Animals of the Nicoya Peninsula, Costa Rica
The tall, long-legged Great Egret is a wading bird, fishing on the rim of salt or sweet water for fish, crabs or frogs. In the 19th centure his decorative long plumes were used for making fashion articles and the bird was almost driven to extinction.
Snowy egrets are much smaller than the Great Egrets and they have a black bill, black legs and orange feet. Both egrets are often seen in colonies together with other marsh birds.
The White Ibis is a medium-sized wading bird with a long, red, down-curved bill often encountered in mangrove lagoons and shallow wetlands. They are often found in groups of birds probing for food in soft mud. For nesting and night roosting ibisses congregate in colonies with dozens or hundreds of birds.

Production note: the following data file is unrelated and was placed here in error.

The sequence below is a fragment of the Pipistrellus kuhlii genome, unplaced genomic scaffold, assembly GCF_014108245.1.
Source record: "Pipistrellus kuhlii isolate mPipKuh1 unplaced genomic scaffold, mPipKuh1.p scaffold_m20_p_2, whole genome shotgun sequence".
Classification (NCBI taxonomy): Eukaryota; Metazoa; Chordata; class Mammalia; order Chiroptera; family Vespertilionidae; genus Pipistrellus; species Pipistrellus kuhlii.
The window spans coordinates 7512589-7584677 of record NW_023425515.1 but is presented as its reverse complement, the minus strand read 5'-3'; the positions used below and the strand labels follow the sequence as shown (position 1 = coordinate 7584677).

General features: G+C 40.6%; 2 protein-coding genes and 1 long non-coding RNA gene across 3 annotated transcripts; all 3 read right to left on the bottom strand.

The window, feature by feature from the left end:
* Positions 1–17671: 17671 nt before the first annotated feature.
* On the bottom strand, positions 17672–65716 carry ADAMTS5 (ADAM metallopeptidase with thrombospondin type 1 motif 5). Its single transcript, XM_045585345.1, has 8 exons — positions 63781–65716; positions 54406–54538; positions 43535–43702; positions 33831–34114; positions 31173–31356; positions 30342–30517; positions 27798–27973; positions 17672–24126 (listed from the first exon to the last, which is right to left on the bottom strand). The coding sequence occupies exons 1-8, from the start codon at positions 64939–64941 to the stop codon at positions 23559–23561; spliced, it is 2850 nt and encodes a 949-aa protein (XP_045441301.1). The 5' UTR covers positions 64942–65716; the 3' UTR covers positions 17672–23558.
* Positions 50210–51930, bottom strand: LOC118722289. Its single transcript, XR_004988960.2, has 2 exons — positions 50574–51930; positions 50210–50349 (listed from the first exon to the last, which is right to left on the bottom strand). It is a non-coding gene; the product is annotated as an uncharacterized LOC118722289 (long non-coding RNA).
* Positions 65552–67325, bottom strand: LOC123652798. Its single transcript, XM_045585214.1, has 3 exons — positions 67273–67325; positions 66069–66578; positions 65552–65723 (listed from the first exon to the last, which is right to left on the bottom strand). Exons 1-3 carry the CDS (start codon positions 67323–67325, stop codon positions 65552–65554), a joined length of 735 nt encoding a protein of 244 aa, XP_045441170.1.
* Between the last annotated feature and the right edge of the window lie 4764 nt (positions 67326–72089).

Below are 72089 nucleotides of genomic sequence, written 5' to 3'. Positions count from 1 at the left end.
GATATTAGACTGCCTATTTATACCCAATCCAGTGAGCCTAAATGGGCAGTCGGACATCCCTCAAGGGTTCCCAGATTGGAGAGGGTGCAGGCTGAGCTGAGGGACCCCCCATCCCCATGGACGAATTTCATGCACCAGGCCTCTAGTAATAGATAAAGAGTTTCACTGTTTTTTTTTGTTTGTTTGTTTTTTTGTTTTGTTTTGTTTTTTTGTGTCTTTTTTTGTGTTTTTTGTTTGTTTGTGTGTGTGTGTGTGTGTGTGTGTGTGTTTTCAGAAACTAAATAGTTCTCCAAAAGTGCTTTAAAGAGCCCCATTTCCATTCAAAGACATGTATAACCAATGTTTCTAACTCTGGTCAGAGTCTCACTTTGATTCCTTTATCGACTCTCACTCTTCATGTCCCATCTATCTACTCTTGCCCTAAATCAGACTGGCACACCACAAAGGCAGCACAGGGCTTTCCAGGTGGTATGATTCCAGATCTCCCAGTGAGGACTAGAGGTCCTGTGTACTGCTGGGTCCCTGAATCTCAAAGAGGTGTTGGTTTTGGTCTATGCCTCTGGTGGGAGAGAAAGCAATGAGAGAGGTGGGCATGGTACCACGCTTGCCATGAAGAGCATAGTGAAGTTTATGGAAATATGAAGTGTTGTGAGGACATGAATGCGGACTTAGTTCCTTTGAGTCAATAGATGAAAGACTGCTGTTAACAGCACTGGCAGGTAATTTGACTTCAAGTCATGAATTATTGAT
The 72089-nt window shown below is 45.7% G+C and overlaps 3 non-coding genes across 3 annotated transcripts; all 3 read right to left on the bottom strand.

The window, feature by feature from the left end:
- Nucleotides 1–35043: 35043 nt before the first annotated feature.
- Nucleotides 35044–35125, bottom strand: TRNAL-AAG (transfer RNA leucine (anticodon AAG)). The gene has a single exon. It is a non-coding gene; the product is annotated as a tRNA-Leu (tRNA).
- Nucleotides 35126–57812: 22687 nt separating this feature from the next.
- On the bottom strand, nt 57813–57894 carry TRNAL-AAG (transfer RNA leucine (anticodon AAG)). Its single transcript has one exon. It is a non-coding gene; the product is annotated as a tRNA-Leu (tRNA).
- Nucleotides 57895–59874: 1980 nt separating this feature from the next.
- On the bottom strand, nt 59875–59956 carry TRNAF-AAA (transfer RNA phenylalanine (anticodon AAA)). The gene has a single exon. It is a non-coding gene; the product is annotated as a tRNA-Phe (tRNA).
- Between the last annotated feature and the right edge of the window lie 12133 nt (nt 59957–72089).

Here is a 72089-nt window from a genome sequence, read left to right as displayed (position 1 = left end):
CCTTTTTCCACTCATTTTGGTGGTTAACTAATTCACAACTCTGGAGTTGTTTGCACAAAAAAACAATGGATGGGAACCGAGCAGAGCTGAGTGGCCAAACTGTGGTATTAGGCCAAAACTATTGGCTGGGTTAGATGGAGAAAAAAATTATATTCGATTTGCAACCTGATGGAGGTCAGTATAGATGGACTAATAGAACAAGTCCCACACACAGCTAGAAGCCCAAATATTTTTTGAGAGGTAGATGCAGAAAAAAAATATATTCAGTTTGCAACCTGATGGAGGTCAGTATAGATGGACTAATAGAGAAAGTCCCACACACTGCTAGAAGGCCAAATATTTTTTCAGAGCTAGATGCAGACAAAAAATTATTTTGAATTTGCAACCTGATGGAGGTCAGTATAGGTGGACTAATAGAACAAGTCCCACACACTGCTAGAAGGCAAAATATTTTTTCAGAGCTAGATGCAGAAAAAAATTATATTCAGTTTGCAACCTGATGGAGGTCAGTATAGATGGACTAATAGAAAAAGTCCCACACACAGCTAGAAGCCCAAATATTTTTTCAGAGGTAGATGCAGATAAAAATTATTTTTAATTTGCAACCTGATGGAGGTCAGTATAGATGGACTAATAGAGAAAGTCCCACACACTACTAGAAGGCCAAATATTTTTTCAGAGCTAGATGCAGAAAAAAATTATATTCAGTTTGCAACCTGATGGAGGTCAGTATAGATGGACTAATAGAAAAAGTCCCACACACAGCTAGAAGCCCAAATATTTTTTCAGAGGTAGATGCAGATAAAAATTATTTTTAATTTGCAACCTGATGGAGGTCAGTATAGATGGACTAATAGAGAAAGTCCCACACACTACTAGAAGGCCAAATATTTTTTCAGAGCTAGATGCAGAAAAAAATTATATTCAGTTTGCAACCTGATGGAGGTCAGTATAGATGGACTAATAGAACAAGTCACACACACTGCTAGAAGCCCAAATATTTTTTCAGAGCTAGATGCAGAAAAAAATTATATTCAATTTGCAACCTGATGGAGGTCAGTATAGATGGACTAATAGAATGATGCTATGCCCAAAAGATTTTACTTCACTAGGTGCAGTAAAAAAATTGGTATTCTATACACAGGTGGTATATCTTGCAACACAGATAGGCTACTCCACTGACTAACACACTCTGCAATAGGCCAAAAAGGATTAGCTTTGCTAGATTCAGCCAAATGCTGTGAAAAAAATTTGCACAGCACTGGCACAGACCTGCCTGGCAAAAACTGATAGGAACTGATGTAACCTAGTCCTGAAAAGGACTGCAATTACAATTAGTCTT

Its pink plumeage and bizarre spoon-shaped bill make the Roseate Spoonbill a quite conspicious bird. It is almost three feet tall and you often see him alone or in small flocks among other water birds, especially in the Northern part of the Nicoya Peninsula.
The Northern Jacana is a medium-sized bird with extremely long toes which enable him to walk on lily pads and other water plants.
The much larger female has 1 - 4 male partners with whom she mates. The males incubate the eggs and raise the young, while the female defends the territory.
The surest bet to see large numbers of all kind of waterfowl is a visit to the Palo Verde National Park. It harbors Central Americas largest concentration of migratory aquatic birds.